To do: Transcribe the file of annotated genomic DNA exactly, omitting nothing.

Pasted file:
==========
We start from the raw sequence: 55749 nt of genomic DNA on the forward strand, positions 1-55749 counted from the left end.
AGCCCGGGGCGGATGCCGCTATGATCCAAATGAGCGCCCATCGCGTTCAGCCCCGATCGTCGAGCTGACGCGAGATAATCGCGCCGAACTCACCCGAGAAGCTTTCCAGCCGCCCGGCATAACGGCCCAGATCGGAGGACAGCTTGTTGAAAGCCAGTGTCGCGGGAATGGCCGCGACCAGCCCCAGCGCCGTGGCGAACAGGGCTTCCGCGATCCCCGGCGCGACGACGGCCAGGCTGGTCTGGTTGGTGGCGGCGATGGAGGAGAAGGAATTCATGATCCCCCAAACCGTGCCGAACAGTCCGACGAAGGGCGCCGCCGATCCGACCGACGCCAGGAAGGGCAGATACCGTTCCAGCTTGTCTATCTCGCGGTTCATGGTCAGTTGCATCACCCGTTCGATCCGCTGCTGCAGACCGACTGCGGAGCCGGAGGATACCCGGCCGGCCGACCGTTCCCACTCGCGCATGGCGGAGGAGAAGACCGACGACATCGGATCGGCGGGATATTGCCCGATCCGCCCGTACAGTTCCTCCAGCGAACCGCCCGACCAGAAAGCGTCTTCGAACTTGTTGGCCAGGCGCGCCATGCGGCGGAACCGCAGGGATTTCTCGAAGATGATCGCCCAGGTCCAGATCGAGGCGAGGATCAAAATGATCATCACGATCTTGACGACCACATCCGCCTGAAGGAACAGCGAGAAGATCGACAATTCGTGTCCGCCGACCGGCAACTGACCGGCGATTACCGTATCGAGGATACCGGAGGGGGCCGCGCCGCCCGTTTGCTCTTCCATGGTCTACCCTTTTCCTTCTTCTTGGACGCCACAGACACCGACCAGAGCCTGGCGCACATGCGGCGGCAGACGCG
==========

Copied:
We start from the raw sequence: 55749 nt of genomic DNA on the forward strand, positions 1-55749 counted from the left end.
AGCCCGGGGCGGATGCCGCTATGATCCAAATGAGCGCCCATCGCGTTCAGCCCCGATCGTCGAGCTGACGCGAGATAATCGCGCCGAACTCACCCGAGAAGCTTTCCAGCCGCCCGGCATAACGGCCCAGATCGGAGGACAGCTTGTTGAAAGCCAGTGTCGCGGGAATGGCCGCGACCAGCCCCAGCGCCGTGGCGAACAGGGCTTCCGCGATCCCCGGCGCGACGACGGCCAGGCTGGTCTGGTTGGTGGCGGCGATGGAGGAGAAGGAATTCATGATCCCCCAAACCGTGCCGAACAGTCCGACGAAGGGCGCCGCCGATCCGACCGACGCCAGGAAGGGCAGATACCGTTCCAGCTTGTCTATCTCGCGGTTCATGGTCAGTTGCATCACCCGTTCGATCCGCTGCTGCAGACCGACTGCGGAGCCGGAGGATACCCGGCCGGCCGACCGTTCCCACTCGCGCATGGCGGAGGAGAAGACCGACGACATCGGATCGGCGGGATATTGCCCGATCCGCCCGTACAGTTCCTCCAGCGAACCGCCCGACCAGAAAGCGTCTTCGAACTTGTTGGCCAGGCGCGCCATGCGGCGGAACCGCAGGGATTTCTCGAAGATGATCGCCCAGGTCCAGATCGAGGCGAGGATCAAAATGATCATCACGATCTTGACGACCACATCCGCCTGAAGGAACAGCGAGAAGATCGACAATTCGTGTCCGCCGACCGGCAACTGACCGGCGATTACCGTATCGAGGATACCGGAGGGGGCCGCGCCGCCCGTTTGCTCTTCCATGGTCTACCCTTTTCCTTCTTCTTGGACGCCACAGACACCGACCAGAGCCTGGCGCACATGCGGCGGCAGACGCG